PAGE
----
The Deadly Water Hazard: A Cactus of the Valley Mystery
by Paige Terner
In Cactus of the Valley things are not as peaceful as they seem. When a body is found in a submerged golf cart, is it an accident or is it murder? With plenty of resident suspects, all with motives resulting from conflicts with the victim, the path to solving this mystery is full of twists and turns. And everyone has something to hide.
What do an angry grandma, a tormented golf partner, a chef with a past, and a secretive waitress have in common? And what about the browbeaten spouse? Will the snoopy spinster’s sleuthing skills help or hinder the investigation as Detective Peterson uncovers the clues? Will this once tranquil community play through this handicap and get out of the rough?
Paige Turner is the pen name of five Joy of Writing members. One day in the fall of 2017 at a Joy of Writing meeting, one of the members had a brilliant idea for a long- term project: a group- written mystery story. Easy, right? Outline a basic plot, insert characters, divide into sections, and assign one to each writer. Voila! In two or three months, put them together and out will pop a story. That’s what we envisioned. But finally, in May 2021, after many stops and starts, the short story, which became a longer story, had evolved into a novella. Although it didn’t exactly just pop out, it did emerge as the book we published on Amazon. You can order it at The Deadly Water Hazard on Amazon.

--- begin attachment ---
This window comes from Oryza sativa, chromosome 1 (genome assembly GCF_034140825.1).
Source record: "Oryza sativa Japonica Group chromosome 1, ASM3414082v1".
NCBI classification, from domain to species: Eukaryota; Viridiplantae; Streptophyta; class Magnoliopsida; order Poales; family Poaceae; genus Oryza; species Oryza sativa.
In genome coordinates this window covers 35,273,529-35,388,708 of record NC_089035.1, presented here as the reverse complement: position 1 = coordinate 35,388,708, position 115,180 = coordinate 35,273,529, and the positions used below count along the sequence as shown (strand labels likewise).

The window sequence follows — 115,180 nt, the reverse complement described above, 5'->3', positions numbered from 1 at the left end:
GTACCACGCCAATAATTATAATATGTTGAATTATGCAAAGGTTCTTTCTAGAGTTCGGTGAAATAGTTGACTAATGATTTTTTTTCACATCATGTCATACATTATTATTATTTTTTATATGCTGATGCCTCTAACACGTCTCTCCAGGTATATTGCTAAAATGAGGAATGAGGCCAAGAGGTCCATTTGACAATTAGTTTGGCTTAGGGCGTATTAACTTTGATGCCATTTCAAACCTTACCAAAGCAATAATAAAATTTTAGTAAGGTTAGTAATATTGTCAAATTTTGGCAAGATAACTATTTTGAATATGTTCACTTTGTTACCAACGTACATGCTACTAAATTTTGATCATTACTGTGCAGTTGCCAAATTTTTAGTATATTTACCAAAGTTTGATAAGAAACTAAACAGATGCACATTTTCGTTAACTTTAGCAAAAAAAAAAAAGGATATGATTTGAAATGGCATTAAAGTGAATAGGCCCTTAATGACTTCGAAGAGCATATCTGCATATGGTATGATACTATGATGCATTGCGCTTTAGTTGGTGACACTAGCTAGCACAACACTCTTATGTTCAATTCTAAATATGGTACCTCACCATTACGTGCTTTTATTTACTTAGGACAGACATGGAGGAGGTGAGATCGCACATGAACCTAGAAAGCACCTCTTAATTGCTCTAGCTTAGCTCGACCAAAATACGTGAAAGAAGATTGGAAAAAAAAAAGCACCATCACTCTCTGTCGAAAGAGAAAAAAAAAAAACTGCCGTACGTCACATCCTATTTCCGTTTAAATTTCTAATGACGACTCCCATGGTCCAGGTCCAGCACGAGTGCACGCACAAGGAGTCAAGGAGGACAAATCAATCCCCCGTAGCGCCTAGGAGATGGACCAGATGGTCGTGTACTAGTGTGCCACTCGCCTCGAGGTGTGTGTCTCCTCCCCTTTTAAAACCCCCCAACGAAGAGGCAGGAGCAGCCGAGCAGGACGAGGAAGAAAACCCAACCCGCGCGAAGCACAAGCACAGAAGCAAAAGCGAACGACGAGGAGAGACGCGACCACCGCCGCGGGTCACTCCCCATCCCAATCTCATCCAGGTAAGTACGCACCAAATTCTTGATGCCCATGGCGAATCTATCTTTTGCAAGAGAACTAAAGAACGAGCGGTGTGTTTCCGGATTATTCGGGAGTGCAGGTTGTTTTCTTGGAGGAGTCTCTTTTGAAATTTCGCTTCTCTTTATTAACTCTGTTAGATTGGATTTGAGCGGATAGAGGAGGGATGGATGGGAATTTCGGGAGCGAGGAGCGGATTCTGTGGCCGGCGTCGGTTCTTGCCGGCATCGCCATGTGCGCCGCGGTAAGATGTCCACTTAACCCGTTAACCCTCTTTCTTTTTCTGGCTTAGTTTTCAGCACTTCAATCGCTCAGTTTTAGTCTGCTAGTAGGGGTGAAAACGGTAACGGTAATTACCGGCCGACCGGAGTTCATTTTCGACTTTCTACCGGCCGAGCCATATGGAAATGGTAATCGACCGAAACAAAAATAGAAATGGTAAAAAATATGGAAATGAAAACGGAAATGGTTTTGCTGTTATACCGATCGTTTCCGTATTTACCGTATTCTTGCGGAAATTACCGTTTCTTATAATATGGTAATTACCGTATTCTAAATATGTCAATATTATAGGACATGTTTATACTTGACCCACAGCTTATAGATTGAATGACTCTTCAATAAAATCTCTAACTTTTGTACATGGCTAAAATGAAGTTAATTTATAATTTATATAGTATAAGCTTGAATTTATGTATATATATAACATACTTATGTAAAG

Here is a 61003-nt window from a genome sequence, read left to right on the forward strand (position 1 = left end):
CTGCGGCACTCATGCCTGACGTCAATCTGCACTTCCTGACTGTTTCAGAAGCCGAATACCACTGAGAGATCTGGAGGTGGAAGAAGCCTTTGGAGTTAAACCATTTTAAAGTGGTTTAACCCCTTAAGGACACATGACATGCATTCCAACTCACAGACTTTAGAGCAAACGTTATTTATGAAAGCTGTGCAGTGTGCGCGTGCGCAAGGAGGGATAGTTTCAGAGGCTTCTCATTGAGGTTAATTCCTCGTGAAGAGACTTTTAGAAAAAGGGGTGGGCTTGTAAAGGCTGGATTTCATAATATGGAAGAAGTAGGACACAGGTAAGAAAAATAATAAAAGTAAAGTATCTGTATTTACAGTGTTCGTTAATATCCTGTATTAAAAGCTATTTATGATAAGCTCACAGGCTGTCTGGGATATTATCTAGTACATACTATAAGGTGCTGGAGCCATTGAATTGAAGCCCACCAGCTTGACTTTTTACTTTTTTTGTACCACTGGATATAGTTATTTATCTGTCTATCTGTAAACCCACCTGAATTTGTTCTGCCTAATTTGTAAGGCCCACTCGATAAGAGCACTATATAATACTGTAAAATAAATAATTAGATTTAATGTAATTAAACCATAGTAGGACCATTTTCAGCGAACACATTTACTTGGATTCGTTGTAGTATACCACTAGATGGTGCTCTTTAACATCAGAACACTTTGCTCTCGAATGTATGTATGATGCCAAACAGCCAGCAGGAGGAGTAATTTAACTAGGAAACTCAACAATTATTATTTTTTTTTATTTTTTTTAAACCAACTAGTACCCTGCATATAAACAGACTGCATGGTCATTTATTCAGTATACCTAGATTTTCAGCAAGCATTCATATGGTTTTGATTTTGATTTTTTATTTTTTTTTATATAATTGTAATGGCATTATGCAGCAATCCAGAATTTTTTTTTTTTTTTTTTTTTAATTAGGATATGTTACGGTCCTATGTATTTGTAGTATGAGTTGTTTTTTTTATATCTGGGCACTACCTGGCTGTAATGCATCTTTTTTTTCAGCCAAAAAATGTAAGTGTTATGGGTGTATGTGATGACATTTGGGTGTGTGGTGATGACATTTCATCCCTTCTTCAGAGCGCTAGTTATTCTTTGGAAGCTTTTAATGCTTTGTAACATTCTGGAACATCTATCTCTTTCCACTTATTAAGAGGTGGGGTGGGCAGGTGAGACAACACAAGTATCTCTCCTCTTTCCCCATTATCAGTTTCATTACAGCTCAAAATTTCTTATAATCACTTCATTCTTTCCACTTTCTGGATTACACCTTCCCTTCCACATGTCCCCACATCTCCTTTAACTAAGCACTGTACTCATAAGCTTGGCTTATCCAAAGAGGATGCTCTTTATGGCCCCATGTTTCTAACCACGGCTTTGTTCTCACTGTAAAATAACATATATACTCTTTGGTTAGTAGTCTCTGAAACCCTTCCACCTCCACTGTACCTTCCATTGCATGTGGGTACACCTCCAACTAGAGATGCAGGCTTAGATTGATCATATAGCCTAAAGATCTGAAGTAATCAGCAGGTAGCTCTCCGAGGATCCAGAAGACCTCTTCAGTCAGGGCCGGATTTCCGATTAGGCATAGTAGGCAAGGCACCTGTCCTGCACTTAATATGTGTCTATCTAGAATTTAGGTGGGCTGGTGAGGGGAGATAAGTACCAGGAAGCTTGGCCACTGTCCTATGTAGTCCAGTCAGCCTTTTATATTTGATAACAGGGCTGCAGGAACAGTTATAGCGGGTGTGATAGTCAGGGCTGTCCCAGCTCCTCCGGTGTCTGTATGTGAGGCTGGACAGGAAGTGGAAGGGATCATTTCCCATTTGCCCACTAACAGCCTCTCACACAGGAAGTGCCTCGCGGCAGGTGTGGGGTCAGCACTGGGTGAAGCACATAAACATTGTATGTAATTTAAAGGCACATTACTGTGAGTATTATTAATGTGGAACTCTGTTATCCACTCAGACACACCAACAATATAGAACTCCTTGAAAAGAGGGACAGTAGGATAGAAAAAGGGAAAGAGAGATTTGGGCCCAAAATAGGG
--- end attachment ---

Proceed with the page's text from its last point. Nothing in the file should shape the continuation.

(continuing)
A sequel is planned and community members are invited to join us. The story writers’ meetings will be separate from our regular Joy of Writing meetings. For more information contact Judy Knox at email@example.com.
Here’s what the writers and editors had to say about the experience.
Working with this group of talented, creative writers was a delight. The project was a learning experience for everyone involved. We had fun making up scenes and dialogues and watching our characters come to life. We improved our writing skills. We learned to give and receive constructive criticism as we problem solved together. Above all, the group stayed committed to “getting ‘er done” without forsaking quality or wrecking relationships in the process. ~Judy A. Knox
Emerson said, “It’s not the destination, it’s the journey.” Our writing group’s journey has been a wild ride and a wonderful gift. Without the guidance of our fearless leader and dedicated editing team, we would have been adrift. Writing is easy; editing is tough. Our Joy of Writing group members are the best editing team an aspiring writer could have. But I do have to add, arriving at our destination has been a joy. ~Doreen Lechner
Writing a mystery by committee posed challenges, rewards, and gratitude. Gratitude goes to Judy for an incredible amount of work just to keep this project going. At times it seemed a bit like herding cats. Challenges were embedded in the gratitude.
Combining a dozen or so writers with varying styles and ideas necessitated a degree of humility, not to mention patience. But in the end I think we all felt rewarded with the product, not to mention our ability to see this through. If we had known from the outset how difficult it would be, I’m not sure we would have started it in the first place. ~Larry Meath
Working as a team to write The Deadly Water Hazard was invaluable; in addition, it was fun. It was a challenge when some in our group who are snowbirds returned to home states in the summers, making it hard to stay in rhythm. The arrival of Zoom this past year helped greatly, as we juggled characters and time lines and made many changes.
The camaraderie of working toward one goal was a great pleasure, and strong leadership from Judy kept us in line. I learned so much about writing techniques and editing. The experience was a treasure! ~Carol Redmore